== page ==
You might be wondering how to go about writing a thank-you note to a judge, so I've put together some ideas that might get you started. And the best part is, you can begin the process right now. Here are a few tips:
  1. Even while the judging is going on, be in prayer for your judges. Ask God to give them clarity of mind, strength, time, and joy in judging. Ask God to start preparing your heart to receive your scores.
  2. When your scores arrive, before you open them, pray. Judging is not an exact science. One judge may love your work and give it a very high score, and another judge may see lots to work on and give it a very low score. It's this dichotomy that tends to frustrate more than anything else in contests, but it is the nature of the beast and not at all unlike the submission process. I wish it was different, that there was one right answer, but there it is. One reader will be indifferent to your work while another might think it's Gerber/Splenda awesome. :)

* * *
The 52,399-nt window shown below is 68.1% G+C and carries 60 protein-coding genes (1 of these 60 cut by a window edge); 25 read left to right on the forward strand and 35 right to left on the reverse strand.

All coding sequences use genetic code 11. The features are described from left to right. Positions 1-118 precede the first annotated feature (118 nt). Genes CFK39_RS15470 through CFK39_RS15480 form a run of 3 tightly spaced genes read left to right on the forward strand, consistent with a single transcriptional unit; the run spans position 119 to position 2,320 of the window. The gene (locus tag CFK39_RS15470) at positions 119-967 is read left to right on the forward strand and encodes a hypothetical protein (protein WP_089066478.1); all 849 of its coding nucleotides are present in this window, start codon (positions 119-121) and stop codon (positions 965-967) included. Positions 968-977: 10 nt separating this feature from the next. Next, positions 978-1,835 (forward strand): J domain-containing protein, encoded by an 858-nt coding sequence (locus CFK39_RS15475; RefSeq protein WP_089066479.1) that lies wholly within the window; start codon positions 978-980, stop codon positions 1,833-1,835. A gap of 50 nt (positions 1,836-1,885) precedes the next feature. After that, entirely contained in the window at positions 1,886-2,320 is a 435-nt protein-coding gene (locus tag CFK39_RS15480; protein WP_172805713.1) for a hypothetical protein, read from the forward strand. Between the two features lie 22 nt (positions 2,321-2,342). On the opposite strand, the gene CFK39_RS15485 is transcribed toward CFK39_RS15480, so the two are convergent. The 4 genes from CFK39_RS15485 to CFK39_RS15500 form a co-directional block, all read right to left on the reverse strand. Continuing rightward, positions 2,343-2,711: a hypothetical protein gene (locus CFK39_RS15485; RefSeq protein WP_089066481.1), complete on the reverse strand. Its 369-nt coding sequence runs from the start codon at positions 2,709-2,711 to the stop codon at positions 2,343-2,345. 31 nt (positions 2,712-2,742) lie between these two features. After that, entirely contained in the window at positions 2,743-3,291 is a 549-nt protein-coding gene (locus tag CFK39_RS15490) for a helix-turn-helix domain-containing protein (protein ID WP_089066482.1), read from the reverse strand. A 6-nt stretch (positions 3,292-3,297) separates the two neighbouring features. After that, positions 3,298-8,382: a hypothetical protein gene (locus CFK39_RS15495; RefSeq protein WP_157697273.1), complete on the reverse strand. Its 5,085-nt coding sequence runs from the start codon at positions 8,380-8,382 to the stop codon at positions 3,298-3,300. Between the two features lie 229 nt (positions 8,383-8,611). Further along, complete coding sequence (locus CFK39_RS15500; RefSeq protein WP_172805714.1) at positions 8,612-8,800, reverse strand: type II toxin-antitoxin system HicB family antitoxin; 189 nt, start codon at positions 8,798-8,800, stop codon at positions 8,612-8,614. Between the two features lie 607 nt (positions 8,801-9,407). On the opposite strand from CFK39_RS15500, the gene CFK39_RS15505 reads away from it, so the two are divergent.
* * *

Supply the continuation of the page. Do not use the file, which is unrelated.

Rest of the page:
3. Read through the scores, then close the document and walk away. If the scores upset you, then don't look at them for at least a week. Get some perspective, give time a chance to take some of the sting out of the comments, and continue to pray. Consider if the judges' comments might have merit before you fire off a snarky note.
  4. When it comes to writing the actual note, there are several things you can include that would be appropriate.
  • Thank you, insert judge's number here, for taking the time to critique and score my entry and for volunteering in this way to help writers progress in their writing journey.
  • Thank you for pointing out ____________ that I need to work on. I will use your comments and suggestions to strengthen this area of my writing.
  • I appreciated the score you gave me on _____________. It is as helpful to find out what I'm doing well as it is helpful to see the areas in which I need to improve.

Of course there are lots of other pleasant things you might say, but these cover the basics.

One other reminder:

It is NEVER professional to whine, gripe, snark, and complain about your scores in public.